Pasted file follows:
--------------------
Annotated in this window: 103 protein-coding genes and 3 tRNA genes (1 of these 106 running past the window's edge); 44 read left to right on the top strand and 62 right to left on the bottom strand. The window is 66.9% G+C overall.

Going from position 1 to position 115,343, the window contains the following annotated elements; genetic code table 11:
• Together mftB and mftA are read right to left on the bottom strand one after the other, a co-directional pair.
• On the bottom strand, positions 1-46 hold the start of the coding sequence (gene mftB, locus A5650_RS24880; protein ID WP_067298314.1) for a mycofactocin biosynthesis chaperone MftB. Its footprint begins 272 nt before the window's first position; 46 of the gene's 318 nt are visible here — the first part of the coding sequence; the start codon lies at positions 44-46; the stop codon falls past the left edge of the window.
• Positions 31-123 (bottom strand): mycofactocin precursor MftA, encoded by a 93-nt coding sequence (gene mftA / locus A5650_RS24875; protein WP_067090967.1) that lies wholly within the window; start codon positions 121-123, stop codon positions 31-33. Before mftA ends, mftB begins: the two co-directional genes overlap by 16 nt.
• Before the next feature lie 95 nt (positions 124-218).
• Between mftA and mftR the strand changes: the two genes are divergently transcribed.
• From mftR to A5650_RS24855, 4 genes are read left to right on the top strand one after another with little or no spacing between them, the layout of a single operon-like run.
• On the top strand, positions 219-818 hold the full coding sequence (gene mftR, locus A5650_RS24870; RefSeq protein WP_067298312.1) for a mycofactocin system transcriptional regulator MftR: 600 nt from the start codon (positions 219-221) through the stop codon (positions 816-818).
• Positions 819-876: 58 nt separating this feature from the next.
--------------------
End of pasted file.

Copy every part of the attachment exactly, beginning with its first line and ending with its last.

Annotated in this window: 103 protein-coding genes and 3 tRNA genes (1 of these 106 running past the window's edge); 44 read left to right on the top strand and 62 right to left on the bottom strand. The window is 66.9% G+C overall.

Going from position 1 to position 115,343, the window contains the following annotated elements; genetic code table 11:
• Together mftB and mftA are read right to left on the bottom strand one after the other, a co-directional pair.
• On the bottom strand, positions 1-46 hold the start of the coding sequence (gene mftB, locus A5650_RS24880; protein ID WP_067298314.1) for a mycofactocin biosynthesis chaperone MftB. Its footprint begins 272 nt before the window's first position; 46 of the gene's 318 nt are visible here — the first part of the coding sequence; the start codon lies at positions 44-46; the stop codon falls past the left edge of the window.
• Positions 31-123 (bottom strand): mycofactocin precursor MftA, encoded by a 93-nt coding sequence (gene mftA / locus A5650_RS24875; protein WP_067090967.1) that lies wholly within the window; start codon positions 121-123, stop codon positions 31-33. Before mftA ends, mftB begins: the two co-directional genes overlap by 16 nt.
• Before the next feature lie 95 nt (positions 124-218).
• Between mftA and mftR the strand changes: the two genes are divergently transcribed.
• From mftR to A5650_RS24855, 4 genes are read left to right on the top strand one after another with little or no spacing between them, the layout of a single operon-like run.
• On the top strand, positions 219-818 hold the full coding sequence (gene mftR, locus A5650_RS24870; RefSeq protein WP_067298312.1) for a mycofactocin system transcriptional regulator MftR: 600 nt from the start codon (positions 219-221) through the stop codon (positions 816-818).
• Positions 819-876: 58 nt separating this feature from the next.